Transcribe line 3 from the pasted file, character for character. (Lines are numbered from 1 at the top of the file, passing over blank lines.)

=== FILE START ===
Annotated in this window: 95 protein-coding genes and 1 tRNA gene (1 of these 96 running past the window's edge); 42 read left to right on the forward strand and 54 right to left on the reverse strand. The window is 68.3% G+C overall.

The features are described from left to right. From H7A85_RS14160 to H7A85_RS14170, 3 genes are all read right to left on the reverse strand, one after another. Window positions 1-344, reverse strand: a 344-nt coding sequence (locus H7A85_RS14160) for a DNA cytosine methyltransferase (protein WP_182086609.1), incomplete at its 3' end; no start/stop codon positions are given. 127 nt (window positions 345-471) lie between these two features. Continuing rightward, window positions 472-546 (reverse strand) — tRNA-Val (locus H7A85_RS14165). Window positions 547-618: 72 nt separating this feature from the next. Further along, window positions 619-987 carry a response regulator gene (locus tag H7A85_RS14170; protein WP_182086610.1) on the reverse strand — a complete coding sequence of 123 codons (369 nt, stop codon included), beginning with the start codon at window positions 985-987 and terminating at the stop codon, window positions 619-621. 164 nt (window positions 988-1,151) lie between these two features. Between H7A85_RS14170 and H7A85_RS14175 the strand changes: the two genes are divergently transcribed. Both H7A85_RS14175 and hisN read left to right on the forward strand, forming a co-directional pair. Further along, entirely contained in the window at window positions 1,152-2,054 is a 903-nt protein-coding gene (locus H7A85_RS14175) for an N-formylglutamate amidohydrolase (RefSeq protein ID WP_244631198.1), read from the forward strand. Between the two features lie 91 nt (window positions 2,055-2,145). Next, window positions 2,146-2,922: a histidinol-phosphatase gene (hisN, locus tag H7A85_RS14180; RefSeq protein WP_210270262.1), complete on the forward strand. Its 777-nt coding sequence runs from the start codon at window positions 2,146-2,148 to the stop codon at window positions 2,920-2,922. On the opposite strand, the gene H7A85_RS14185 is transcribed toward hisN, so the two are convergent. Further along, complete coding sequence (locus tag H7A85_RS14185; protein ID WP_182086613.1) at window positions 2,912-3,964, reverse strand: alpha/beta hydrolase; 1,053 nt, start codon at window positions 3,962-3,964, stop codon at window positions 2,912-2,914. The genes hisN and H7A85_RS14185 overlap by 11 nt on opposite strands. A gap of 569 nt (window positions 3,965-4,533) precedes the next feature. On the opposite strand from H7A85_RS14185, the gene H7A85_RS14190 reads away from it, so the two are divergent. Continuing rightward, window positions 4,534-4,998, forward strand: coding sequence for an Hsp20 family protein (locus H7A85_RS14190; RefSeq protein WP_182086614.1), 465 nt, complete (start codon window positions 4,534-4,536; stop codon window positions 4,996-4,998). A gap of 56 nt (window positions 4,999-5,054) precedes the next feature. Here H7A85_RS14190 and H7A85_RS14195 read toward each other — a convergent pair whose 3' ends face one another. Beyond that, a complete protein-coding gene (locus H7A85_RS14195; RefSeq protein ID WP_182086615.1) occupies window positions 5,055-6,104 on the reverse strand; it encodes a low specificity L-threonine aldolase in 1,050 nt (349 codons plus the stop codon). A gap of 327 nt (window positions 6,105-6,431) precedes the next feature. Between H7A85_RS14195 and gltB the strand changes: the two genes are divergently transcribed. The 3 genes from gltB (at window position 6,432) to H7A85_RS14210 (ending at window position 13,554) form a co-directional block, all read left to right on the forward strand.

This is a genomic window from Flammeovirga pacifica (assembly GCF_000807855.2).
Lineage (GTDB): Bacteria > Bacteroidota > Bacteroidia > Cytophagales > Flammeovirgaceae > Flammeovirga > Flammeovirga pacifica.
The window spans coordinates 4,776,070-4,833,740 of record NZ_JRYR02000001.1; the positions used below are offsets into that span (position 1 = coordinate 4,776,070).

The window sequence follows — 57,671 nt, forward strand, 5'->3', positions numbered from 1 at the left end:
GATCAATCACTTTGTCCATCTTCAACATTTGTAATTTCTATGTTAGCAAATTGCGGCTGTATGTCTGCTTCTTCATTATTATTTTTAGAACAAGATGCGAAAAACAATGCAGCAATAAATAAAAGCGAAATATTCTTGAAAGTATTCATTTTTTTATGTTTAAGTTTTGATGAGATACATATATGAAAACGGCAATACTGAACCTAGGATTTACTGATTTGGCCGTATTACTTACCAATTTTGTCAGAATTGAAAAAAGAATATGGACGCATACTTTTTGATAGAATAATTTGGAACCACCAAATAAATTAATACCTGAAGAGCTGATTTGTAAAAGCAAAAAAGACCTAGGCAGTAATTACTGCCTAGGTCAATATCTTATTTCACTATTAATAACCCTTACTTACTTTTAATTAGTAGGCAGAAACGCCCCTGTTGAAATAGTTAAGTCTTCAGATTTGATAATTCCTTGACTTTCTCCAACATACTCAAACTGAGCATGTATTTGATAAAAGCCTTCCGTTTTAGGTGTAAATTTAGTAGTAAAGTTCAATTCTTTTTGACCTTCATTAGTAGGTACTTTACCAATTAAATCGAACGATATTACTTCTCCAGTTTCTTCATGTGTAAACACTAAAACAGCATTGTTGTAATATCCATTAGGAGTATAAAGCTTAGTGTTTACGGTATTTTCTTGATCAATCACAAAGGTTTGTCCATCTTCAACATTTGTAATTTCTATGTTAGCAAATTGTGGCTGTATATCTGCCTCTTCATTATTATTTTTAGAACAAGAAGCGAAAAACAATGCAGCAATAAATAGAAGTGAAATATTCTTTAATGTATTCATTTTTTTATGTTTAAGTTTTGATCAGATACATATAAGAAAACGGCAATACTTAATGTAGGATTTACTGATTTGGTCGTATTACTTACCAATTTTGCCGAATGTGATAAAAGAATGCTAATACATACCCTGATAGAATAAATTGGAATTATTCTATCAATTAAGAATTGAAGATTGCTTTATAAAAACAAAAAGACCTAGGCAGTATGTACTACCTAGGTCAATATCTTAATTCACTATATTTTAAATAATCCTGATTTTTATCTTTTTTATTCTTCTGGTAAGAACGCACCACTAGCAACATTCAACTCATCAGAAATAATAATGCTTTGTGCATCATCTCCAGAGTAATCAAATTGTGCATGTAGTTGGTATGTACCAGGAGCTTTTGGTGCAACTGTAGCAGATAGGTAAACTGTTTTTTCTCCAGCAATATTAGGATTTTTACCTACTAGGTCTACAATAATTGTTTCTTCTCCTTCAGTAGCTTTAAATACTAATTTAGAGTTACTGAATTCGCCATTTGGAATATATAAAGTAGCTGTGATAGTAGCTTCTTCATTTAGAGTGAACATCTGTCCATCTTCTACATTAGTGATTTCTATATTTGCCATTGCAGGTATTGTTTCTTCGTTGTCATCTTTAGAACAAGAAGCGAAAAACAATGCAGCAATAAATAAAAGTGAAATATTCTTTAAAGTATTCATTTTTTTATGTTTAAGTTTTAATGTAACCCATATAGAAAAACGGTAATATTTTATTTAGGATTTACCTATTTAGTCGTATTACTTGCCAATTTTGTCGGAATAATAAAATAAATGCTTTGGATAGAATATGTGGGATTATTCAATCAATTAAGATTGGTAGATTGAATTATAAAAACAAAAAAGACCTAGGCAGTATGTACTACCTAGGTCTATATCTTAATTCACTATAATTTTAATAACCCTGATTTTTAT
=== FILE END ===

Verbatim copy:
This is a genomic window from Flammeovirga pacifica (assembly GCF_000807855.2).